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Joe Simon, who co-created Captain America, dies

By MATT MOORE Modified: December 15, 2011 at 1:38 pm •  Published: December 15, 2011
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PHILADELPHIA (AP) — Joe Simon, who along with Jack Kirby co-created Captain America and was one of the comic book industry's most revered writers, artists and editors, has died. He was 98.

Simon's family relayed word of his death Thursday, posting a short statement on Facebook and telling The Associated Press through a spokesman that the 98-year-old Simon died Wednesday night in New York City after a brief illness.

“Joe was one of a kind,” said Steve Saffel of Titan Books, a Simon friend who worked with him on his recent autobiography, “Joe Simon, My Life In Comics.”

Saffel said that Simon, born in Rochester, N.Y., in 1913, “lived life on his terms and created incredible things in the process. It was a privilege to know him and to call him my friend.”

Among his creations was a partnership with comic book artist and illustrator Jack Kirby. The duo worked hand-in-glove for years and from their fertile imaginations sprang a trove of characters, heroes, villains and misfits for several comic book companies in their Golden Age of the 1940s, including Timely, the forerunner of today's Marvel Comics; National Periodicals, the forerunner of DC; and Fawcett, among others.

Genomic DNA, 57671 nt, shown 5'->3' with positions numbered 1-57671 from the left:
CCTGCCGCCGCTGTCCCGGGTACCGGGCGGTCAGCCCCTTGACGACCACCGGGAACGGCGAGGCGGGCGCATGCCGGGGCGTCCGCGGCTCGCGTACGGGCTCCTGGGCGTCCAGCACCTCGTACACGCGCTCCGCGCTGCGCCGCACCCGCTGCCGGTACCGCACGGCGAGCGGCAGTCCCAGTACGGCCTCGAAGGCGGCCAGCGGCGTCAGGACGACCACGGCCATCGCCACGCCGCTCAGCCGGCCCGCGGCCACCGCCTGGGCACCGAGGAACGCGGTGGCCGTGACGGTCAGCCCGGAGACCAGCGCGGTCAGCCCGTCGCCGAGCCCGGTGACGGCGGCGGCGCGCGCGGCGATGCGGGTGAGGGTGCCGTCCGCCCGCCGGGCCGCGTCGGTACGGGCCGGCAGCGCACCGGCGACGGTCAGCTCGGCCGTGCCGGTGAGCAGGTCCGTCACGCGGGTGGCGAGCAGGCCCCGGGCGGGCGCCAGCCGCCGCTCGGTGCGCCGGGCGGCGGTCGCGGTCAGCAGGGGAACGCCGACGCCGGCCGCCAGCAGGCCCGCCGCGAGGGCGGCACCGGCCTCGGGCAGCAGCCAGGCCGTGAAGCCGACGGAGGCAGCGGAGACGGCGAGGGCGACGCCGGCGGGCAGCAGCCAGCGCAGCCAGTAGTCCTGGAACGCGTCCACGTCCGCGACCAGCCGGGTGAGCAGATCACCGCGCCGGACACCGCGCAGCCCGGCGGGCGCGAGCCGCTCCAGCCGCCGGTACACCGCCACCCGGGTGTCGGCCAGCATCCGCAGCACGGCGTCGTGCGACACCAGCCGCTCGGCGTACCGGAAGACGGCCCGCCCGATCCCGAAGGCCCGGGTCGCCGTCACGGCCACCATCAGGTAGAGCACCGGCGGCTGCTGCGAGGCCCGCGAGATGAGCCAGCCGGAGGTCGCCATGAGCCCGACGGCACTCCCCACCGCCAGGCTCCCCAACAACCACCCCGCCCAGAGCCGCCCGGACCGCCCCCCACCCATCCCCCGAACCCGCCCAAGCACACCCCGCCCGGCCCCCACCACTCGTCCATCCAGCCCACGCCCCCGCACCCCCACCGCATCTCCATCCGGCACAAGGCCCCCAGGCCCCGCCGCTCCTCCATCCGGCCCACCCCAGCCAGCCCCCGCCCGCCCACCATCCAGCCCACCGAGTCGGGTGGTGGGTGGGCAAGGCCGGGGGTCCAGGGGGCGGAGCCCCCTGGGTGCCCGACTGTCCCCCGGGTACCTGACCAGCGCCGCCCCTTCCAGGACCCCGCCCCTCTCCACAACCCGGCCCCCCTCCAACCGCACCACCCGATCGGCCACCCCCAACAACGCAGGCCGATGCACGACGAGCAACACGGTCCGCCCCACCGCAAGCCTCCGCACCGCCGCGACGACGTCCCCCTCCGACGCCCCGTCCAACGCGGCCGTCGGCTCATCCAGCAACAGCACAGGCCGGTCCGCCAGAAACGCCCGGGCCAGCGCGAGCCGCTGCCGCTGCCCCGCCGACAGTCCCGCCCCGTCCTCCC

The characters the two created included the Newsboy Legion, the Boy Commandos and scores more, including Blue Bolt.

“Blue Bolt was the first strip Jack and I worked on together, beginning in 1940. He was a science fiction swashbuckler I created for Curtis Publishing, the company that put out the Saturday Evening Post,” Simon told The Associated Press earlier this year. “They had decided to jump on the comic book bandwagon. Jack joined me with the second issue. Like Captain America, Blue Bolt got his powers from an injection, long before the baseball players were doing it.”

For Timely, the duo created Captain America, debuting on the cover of “Captain America Comics” No. 1 in December 1940 with the champion of liberty throwing a solid right-hook at Adolph Hitler, an entire year before the United States entered World War II.

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